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New Emphasis for Cat Food Commission?

We’re a little over a month away from the recommendations of the cat food commission, and while they are expected to fall mainly on the spending side, Damian Paletta sees the possibility of a number of tax expenditures falling by the wayside.

Sacrosanct tax breaks, including deductions on mortgage interest, remain on the table just weeks before the deficit commission issues recommendations on policies to pare back with the aim of balancing the budget by 2015.

The tax benefits are hugely popular with the public but they have drawn the panel’s focus, in part because the White House has said these and other breaks cost the government about $1 trillion a year.

At stake, in addition to the mortgage-interest deductions, are child tax credits and the ability of employees to pay their portion of their health-insurance tab with pretax dollars. Commission officials are expected to look at preserving these breaks but at a lower level, according to people familiar with the matter.

The officials are also looking at potential cuts to defense spending and a freeze on domestic discretionary spending. It is unclear if the 18-member panel will be able to reach an agreement on any of the items by a Dec. 1 deadline.

There are politicians on the panel, right? Current politicians, who have to face voters again in their lives? Then count me out of expecting that the mortgage-interest deduction will be on the chopping block.

For the record, there’s no reason why second homes should get a mortgage-interest deduction, and a credible case to be made to cap the deduction for primary residences. But there’s no question that the usual suspects would characterize that as a tax increase. Same with the other tax expenditures mentioned there, and defense spending cuts would also come in for some criticism from the same sources.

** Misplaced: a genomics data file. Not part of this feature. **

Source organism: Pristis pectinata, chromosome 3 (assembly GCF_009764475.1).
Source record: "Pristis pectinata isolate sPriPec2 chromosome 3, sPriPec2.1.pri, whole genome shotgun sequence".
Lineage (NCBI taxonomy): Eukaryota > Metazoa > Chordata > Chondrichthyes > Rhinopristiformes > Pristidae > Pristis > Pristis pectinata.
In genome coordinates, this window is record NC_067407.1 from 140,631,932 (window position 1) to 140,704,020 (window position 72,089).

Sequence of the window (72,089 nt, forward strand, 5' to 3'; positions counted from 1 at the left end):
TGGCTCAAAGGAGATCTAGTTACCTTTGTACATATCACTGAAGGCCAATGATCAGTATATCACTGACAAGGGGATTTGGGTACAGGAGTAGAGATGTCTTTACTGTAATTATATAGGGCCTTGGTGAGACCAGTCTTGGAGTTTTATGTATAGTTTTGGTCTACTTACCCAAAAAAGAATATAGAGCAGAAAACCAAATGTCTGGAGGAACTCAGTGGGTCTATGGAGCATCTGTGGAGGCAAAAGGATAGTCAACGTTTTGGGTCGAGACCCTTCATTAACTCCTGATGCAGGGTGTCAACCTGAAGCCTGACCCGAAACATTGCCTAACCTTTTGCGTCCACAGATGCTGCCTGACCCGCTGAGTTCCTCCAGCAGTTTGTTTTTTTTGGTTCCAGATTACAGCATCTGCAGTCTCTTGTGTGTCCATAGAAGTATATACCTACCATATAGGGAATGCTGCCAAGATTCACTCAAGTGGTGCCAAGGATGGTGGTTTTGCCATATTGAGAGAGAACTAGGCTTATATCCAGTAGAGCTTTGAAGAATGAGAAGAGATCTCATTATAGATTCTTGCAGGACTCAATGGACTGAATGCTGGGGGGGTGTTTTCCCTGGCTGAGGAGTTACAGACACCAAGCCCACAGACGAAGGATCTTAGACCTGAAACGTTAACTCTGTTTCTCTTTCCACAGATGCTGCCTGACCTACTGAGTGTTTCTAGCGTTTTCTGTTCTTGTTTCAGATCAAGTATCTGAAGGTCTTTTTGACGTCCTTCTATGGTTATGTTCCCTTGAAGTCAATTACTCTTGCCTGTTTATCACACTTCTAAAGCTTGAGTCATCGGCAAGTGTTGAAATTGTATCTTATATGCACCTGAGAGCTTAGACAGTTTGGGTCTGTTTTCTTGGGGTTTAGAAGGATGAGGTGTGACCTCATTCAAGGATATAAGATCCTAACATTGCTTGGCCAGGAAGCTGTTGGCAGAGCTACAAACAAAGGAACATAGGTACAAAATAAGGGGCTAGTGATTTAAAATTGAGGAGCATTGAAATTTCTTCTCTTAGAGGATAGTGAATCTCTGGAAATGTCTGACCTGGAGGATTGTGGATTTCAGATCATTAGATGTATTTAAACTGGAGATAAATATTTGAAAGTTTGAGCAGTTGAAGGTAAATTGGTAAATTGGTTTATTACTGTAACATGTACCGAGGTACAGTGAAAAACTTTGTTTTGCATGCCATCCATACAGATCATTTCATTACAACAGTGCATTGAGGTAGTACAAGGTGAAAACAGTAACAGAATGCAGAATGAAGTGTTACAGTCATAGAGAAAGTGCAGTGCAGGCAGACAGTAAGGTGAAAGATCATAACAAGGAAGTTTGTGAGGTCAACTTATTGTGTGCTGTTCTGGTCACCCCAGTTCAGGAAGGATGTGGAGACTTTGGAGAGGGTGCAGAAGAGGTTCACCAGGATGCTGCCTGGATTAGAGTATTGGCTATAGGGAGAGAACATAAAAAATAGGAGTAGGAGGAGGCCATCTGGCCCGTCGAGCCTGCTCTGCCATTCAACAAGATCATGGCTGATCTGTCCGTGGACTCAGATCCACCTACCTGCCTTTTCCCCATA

We’re in the middle of a foreclosure crisis, where banks are seizing homes without proper documentation, and the watchword from the establishment is that we cannot stop this because it would crush the housing market. Under that logic, how would removing the greatest tax benefit for home ownership not do exactly the same thing?

Interestingly, Paletta claims that the commission will “steer clear” of tax reform, Medicare, Medicaid and Social Security in their short-term recommendations, which is a total reversal of expectations from most circles. Paletta claims that the talks have shifted away from this in recent weeks. But this is the most interesting part, and now that I think of it the most likely:

Committee officials plan to try to broker a deal in November, after the midterm elections. They have until Dec. 1 to win the support of 14 of the commission’s 18 members to endorse a final report. It is possible that the panel’s Democrats and Republicans would issue separate reports if they can’t agree, people familiar with the process said.

What would be the obligations of Congress in terms of a vote, under that scenario? Would they vote on each plan separately? Would they move into the committee process with the separate plans?

Amusingly, the panel is not expected to mention the biggest driver of the deficit in recent years and (along with Medicare and Medicaid) in the future, the Bush tax cuts. That shows how unserious a deficit commission it really is. But apparently, the efforts in progressive circles have at least temporarily beaten back the drive to cut retirement benefits.

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David Dayen

David Dayen